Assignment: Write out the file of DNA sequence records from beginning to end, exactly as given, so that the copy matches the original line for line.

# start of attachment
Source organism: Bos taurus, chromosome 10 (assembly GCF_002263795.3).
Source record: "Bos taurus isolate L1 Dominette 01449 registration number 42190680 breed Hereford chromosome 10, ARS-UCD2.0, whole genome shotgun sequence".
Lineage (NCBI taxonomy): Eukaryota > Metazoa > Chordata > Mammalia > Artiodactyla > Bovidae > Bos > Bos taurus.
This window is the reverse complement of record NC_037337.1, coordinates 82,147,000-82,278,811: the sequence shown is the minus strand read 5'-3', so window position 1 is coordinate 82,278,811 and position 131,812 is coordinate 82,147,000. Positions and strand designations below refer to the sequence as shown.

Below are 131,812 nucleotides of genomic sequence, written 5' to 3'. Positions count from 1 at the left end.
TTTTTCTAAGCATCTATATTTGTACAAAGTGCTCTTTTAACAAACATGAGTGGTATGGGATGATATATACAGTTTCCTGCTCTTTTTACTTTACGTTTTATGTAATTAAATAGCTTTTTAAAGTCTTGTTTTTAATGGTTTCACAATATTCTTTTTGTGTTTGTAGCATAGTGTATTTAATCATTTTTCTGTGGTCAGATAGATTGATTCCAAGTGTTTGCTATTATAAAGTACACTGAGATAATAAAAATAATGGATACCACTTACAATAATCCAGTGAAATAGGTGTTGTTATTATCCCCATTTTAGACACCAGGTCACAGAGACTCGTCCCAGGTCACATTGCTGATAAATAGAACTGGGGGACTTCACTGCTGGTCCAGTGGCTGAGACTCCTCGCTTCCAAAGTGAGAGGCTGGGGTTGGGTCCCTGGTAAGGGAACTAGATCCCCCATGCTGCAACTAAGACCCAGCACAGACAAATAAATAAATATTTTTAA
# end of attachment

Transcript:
Source organism: Bos taurus, chromosome 10 (assembly GCF_002263795.3).
Source record: "Bos taurus isolate L1 Dominette 01449 registration number 42190680 breed Hereford chromosome 10, ARS-UCD2.0, whole genome shotgun sequence".
Lineage (NCBI taxonomy): Eukaryota > Metazoa > Chordata > Mammalia > Artiodactyla > Bovidae > Bos > Bos taurus.
This window is the reverse complement of record NC_037337.1, coordinates 82,147,000-82,278,811: the sequence shown is the minus strand read 5'-3', so window position 1 is coordinate 82,278,811 and position 131,812 is coordinate 82,147,000. Positions and strand designations below refer to the sequence as shown.

Below are 131,812 nucleotides of genomic sequence, written 5' to 3'. Positions count from 1 at the left end.
TTTTTCTAAGCATCTATATTTGTACAAAGTGCTCTTTTAACAAACATGAGTGGTATGGGATGATATATACAGTTTCCTGCTCTTTTTACTTTACGTTTTATGTAATTAAATAGCTTTTTAAAGTCTTGTTTTTAATGGTTTCACAATATTCTTTTTGTGTTTGTAGCATAGTGTATTTAATCATTTTTCTGTGGTCAGATAGATTGATTCCAAGTGTTTGCTATTATAAAGTACACTGAGATAATAAAAATAATGGATACCACTTACAATAATCCAGTGAAATAGGTGTTGTTATTATCCCCATTTTAGACACCAGGTCACAGAGACTCGTCCCAGGTCACATTGCTGATAAATAGAACTGGGGGACTTCACTGCTGGTCCAGTGGCTGAGACTCCTCGCTTCCAAAGTGAGAGGCTGGGGTTGGGTCCCTGGTAAGGGAACTAGATCCCCCATGCTGCAACTAAGACCCAGCACAGACAAATAAATAAATATTTTTAA